http://www.stokecc.co.uk/2015/06/19/nat-gives-stoke-a-plug-in-all-out-cricket-magazine/ Read more

Lowest Career Averages to Contain a Century

In last week’s “Ask Steven” section on CricInfo “Irfan” from Pakistan asked:

I noticed that Ajit Agarkar has a Test batting average of 16.79 despite having a century to his name. Is this the lowest Test batting average to include a century?

Steven replied:

The Indian fast bowler turned Cricinfo pundit Ajit Agarkar might be relieved to learn that he comes in quite a way down this particular list. Agarkar’s hundred came at Lord’s, no less, in 2002; his next highest score was 48. There are eight players with lower batting averages who also scored a Test century, one of them a current player, the Zimbabwe captain Graeme Cremer, (16.27.)

Top of the list is someone who might also yet reappear in Test cricket. The West Indian fast bowler Jerome Taylor averages only 12.96 despite having slammed 106 against New Zealand in Dunedin in 2008-09. Taylor’s 106 that day is exactly double his next highest score.

The other Test centurions with a lower batting average than Agarkar’s 16.79 can be seen here : http://stats.espncricinfo.com/ci/engine/stats/index.html?class=1;filter=advanced;orderby=batting_average;orderbyad=reverse;qualmin1=1;qualval1=hundreds;template=results;type=batting

In a bored moment this got SDCC thinking and we looked at all our centurions, (now up to 81 after Alastair Curran, Ishan Mulchandani and Reino Grobler got themselves on our hundreds board this year – http://www.stokecc.co.uk/centuries/), to see how we compared.

In fairness to our boys, though, we only play single innings cricket and are more likely to damage our averages in the pursuit of quick runs towards the end of an innings; plus some others have also made a number of low scores as juniors when making their first steps into adult cricket; so we’ll compare our stats against the International ODI list rather than the Test list in the ‘Ask Steven’ feature. (We can’t do a T20 comparison as no Stoker has made a century in T20 cricket yet!)

The full list of 81 Stokers with a century to their name, (the eighteen players who played in 2017 are highlighted), and their career averages can be viewed here :

Career Averages for All Stoke Centurions to the end of the 2017 season Read more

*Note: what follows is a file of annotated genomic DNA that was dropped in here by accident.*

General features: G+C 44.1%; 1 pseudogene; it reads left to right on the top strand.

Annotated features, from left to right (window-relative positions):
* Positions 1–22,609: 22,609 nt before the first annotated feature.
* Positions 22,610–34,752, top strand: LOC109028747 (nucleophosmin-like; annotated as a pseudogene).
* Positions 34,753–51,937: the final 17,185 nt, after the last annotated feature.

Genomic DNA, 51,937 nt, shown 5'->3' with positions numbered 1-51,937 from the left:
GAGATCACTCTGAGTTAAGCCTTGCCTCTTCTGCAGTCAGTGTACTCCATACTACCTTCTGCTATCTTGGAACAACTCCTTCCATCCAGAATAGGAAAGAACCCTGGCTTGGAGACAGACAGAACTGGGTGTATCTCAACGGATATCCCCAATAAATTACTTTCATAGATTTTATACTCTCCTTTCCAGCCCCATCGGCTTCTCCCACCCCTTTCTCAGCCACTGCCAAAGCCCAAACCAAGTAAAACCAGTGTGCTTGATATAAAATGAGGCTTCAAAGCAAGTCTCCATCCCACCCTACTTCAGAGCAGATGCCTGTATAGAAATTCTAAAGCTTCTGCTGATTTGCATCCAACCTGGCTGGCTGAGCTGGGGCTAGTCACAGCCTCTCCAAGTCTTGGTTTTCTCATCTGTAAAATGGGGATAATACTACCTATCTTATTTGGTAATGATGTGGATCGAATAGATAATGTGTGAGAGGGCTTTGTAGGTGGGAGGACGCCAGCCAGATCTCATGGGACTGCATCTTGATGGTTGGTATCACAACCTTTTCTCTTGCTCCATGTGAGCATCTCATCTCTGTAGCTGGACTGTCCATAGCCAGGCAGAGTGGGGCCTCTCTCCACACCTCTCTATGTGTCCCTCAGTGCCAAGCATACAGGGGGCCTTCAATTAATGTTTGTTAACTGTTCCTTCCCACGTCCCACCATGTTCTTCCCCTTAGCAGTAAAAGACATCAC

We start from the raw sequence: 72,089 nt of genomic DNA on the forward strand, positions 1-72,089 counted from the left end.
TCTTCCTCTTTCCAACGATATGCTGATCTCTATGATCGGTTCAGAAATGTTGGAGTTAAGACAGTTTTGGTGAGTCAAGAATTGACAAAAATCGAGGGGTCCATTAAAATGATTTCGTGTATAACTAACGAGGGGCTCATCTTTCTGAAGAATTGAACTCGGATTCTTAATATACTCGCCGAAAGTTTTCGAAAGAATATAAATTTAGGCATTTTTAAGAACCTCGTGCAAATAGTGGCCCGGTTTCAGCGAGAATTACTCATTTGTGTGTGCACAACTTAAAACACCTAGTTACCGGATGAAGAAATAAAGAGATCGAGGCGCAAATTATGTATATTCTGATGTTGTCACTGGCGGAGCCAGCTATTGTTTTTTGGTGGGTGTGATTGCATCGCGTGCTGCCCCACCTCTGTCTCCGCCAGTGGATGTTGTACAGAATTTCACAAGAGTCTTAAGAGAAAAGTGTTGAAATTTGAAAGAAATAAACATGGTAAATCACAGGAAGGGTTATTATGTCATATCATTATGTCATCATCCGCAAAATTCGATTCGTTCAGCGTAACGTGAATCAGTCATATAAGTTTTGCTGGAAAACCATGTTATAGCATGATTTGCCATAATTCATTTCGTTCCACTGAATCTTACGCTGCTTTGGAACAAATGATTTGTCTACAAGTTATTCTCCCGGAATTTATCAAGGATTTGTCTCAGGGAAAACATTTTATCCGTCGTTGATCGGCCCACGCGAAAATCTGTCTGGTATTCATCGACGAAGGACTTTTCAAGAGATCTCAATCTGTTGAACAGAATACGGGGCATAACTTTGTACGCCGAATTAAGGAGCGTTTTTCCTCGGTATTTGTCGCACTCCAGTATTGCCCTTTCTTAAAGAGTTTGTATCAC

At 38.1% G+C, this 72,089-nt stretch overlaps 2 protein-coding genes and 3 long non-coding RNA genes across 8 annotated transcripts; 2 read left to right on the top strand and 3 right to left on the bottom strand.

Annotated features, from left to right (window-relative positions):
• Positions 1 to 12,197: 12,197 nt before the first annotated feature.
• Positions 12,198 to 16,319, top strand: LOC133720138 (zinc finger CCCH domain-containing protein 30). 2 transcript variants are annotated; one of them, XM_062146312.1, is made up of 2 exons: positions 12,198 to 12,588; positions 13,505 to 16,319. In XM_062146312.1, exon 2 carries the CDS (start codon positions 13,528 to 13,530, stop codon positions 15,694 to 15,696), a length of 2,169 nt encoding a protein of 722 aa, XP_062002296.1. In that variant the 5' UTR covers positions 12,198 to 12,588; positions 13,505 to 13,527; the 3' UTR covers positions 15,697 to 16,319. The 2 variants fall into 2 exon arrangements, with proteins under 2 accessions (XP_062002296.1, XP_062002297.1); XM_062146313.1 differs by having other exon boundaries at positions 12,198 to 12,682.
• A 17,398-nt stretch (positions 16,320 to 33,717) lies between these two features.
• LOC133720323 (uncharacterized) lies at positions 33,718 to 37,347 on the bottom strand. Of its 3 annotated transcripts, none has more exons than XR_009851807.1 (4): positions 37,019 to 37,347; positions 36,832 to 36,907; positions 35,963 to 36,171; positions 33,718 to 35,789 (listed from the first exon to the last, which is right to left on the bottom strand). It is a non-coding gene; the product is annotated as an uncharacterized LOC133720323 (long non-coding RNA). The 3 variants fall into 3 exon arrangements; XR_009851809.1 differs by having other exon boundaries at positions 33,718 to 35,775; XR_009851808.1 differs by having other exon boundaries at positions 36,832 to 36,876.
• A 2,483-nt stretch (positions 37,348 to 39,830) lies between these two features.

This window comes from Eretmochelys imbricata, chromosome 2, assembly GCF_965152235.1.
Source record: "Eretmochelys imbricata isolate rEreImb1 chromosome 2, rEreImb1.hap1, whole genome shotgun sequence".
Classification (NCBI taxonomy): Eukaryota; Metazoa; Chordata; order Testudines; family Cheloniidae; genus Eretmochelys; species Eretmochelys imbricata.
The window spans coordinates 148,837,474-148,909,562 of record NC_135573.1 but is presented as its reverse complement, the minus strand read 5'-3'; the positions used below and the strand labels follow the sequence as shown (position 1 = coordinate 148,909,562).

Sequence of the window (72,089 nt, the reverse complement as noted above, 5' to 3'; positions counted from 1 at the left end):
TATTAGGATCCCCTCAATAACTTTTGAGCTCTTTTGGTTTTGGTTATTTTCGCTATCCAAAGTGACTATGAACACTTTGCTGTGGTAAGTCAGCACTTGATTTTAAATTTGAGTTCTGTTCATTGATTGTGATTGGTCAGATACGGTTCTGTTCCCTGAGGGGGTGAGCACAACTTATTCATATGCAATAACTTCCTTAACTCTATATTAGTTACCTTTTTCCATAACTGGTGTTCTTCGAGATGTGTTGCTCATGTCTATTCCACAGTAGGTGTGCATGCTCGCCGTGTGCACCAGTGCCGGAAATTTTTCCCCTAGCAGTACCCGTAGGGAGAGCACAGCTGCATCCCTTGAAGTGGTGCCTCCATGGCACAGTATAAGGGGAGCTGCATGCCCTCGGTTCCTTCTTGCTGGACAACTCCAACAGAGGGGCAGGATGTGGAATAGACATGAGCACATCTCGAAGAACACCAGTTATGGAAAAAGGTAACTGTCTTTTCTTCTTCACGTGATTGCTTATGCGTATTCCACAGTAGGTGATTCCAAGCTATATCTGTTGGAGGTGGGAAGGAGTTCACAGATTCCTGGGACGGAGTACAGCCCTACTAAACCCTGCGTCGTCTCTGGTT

My Greatest XI : Ian Wellman

“Hello from a hot and steamy Dubai!!!” writes Ian Wellman who has used some down-time out there to select and send in his contribution to the Greatest XI series. Ian continues…

Good luck for the coming season for all the teams at Stoke. We at Valley End follow the results closely as you know, and hope that you enjoy further promotions to follow the successes of recent years.

At Valley End we face another challenging season, to put it mildly!Both the 1s and 2s are in their respective Premier Divisions, while the 3s and 4s are looking to improve on their positions of last year where they both just missed out on promotion. All to play for…I am hoping that there are enough 5th or even 6th team matches again so that I can get a game!

So, Nick and Steve, (my cricketing sons), have been urging me to put together a team of the best ever I have played with at Stoke, but only on the condition that I did to not include myself, the reason being that they did not want the crowd to fall asleep while I was batting.

So here it is. I apologize in advance to all current Stoke players who may not know many of these players, but they form an integral part of our heritage and our history and were certainly a big influence on me in my early days of playing cricket, and NOT just on the playing field as you can probably imagine!

I have added a short “pen picture” for each player. (A team picture featuring many of these players is below.)

1. Nigel Edwards

Nigel was instrumental in taking me to the Club in that he ran the Colts in the early 1970s. Adam Jolliffe, Simon Taylor, Gordon Trapmore and I all joined at the same time from Oxshott. In addition to this, Nigel was an exceptional opening batsman, a great fielder and also covered as keeper for Dave Willis, more of whom later… Read more

Tall XI

With members currently putting together their selections for the “My Greatest XI” series, CricInfo recently ran a variation on the theme with an article about an all-time tallest XI : http://www.espncricinfo.com/blogs/content/story/1078035.html

Well, we have news for them. We’ve thought of that one already; Po coming up with this in 2013 : http://www.stokecc.co.uk/2013/05/27/sdcc-tall-xi/